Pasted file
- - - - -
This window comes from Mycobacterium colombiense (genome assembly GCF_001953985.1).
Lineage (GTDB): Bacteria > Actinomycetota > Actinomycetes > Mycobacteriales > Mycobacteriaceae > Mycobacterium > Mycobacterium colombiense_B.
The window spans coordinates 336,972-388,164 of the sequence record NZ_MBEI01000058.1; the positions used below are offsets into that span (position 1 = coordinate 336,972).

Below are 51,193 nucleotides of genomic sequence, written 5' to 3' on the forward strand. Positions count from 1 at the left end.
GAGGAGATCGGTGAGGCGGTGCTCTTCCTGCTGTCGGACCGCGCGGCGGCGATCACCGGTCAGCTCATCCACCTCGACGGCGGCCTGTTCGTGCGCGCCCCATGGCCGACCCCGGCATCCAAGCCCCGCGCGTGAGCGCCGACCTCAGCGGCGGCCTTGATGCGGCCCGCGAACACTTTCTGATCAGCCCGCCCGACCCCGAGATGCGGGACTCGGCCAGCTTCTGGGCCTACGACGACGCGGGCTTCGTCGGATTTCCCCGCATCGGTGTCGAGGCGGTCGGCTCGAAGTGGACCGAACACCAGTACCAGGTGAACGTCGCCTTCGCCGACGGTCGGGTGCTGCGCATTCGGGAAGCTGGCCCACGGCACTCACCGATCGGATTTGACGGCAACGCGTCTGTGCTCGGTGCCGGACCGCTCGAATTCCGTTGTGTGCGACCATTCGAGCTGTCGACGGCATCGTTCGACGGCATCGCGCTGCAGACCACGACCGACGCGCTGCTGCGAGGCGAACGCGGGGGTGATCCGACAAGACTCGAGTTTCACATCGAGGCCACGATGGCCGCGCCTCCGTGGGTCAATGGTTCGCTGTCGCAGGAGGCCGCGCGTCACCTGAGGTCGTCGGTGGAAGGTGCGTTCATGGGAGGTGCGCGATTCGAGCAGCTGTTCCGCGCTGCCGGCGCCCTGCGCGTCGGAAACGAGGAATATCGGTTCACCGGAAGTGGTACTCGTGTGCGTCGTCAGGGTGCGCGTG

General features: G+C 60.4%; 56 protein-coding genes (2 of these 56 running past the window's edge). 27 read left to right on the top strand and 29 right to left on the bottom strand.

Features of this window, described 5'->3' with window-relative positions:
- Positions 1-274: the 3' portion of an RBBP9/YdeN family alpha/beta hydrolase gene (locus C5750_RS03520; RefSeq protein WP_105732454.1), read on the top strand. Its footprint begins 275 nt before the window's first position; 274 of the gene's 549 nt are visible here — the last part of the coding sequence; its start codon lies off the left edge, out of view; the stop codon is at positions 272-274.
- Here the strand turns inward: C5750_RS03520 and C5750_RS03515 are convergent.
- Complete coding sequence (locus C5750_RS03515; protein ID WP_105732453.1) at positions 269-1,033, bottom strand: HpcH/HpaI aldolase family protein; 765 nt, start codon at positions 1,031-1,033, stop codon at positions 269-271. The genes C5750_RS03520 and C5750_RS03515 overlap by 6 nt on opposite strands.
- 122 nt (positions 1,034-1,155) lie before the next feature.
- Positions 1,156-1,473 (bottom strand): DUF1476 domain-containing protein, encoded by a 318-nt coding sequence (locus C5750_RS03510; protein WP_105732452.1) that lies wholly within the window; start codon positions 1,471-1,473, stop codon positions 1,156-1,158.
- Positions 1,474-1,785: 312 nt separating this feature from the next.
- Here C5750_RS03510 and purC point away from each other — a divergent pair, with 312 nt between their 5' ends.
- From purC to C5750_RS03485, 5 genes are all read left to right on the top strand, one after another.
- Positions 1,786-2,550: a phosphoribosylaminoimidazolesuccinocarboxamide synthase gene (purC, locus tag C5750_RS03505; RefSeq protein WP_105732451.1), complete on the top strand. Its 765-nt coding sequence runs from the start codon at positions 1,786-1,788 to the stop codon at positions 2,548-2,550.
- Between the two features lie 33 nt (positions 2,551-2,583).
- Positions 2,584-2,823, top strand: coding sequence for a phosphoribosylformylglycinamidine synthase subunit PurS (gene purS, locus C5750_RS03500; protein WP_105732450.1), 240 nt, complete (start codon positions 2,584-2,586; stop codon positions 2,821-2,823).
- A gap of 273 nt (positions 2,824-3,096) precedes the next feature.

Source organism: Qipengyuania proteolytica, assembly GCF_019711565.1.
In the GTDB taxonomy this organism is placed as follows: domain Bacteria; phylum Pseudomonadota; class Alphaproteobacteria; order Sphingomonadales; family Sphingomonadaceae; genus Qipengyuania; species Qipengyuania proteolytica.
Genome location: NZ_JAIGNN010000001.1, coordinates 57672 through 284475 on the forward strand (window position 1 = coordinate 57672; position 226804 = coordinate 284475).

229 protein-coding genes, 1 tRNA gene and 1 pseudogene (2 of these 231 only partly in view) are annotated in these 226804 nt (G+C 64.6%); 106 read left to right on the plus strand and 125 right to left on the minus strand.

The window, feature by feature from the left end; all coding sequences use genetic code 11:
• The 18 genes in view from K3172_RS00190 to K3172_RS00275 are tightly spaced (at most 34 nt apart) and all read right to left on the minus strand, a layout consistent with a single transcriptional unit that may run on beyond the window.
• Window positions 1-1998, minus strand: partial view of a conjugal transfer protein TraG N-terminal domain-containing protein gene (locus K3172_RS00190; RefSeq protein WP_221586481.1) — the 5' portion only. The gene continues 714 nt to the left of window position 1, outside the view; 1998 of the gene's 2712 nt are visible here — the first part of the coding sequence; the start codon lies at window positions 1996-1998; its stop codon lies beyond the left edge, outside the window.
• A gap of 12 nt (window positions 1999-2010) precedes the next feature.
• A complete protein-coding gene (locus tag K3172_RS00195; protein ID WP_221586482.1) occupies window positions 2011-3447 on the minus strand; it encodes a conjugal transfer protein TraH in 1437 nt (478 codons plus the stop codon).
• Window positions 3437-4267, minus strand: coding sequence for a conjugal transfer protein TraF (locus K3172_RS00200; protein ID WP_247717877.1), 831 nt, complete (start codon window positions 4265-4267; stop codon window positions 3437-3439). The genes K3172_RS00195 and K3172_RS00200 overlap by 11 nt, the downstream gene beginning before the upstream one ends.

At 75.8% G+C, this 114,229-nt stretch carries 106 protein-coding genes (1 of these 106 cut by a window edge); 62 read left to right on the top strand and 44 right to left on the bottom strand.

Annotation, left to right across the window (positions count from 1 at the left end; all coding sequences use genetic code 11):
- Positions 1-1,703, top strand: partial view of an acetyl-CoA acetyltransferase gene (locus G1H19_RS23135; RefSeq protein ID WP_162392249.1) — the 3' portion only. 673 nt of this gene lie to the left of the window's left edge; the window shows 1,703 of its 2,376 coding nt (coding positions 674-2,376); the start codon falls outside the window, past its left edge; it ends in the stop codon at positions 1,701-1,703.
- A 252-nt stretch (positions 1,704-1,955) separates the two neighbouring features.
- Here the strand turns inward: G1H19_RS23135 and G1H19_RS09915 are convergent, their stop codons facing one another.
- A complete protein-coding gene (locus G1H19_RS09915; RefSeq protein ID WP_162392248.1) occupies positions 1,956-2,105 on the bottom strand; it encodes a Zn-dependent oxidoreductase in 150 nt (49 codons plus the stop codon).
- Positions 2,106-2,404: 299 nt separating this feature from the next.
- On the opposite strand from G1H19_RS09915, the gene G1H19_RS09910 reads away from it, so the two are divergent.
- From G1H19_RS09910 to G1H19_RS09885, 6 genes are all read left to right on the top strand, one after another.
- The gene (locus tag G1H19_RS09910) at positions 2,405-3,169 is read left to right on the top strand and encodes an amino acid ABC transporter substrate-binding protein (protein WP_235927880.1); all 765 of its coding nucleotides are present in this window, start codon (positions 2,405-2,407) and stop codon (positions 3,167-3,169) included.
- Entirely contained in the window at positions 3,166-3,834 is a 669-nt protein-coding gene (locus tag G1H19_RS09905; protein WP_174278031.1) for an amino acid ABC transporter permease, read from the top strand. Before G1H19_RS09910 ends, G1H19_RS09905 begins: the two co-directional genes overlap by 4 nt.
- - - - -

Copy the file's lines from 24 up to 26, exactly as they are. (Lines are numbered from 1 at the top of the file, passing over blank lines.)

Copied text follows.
The window, feature by feature from the left end; all coding sequences use genetic code 11:
• The 18 genes in view from K3172_RS00190 to K3172_RS00275 are tightly spaced (at most 34 nt apart) and all read right to left on the minus strand, a layout consistent with a single transcriptional unit that may run on beyond the window.
• Window positions 1-1998, minus strand: partial view of a conjugal transfer protein TraG N-terminal domain-containing protein gene (locus K3172_RS00190; RefSeq protein WP_221586481.1) — the 5' portion only. The gene continues 714 nt to the left of window position 1, outside the view; 1998 of the gene's 2712 nt are visible here — the first part of the coding sequence; the start codon lies at window positions 1996-1998; its stop codon lies beyond the left edge, outside the window.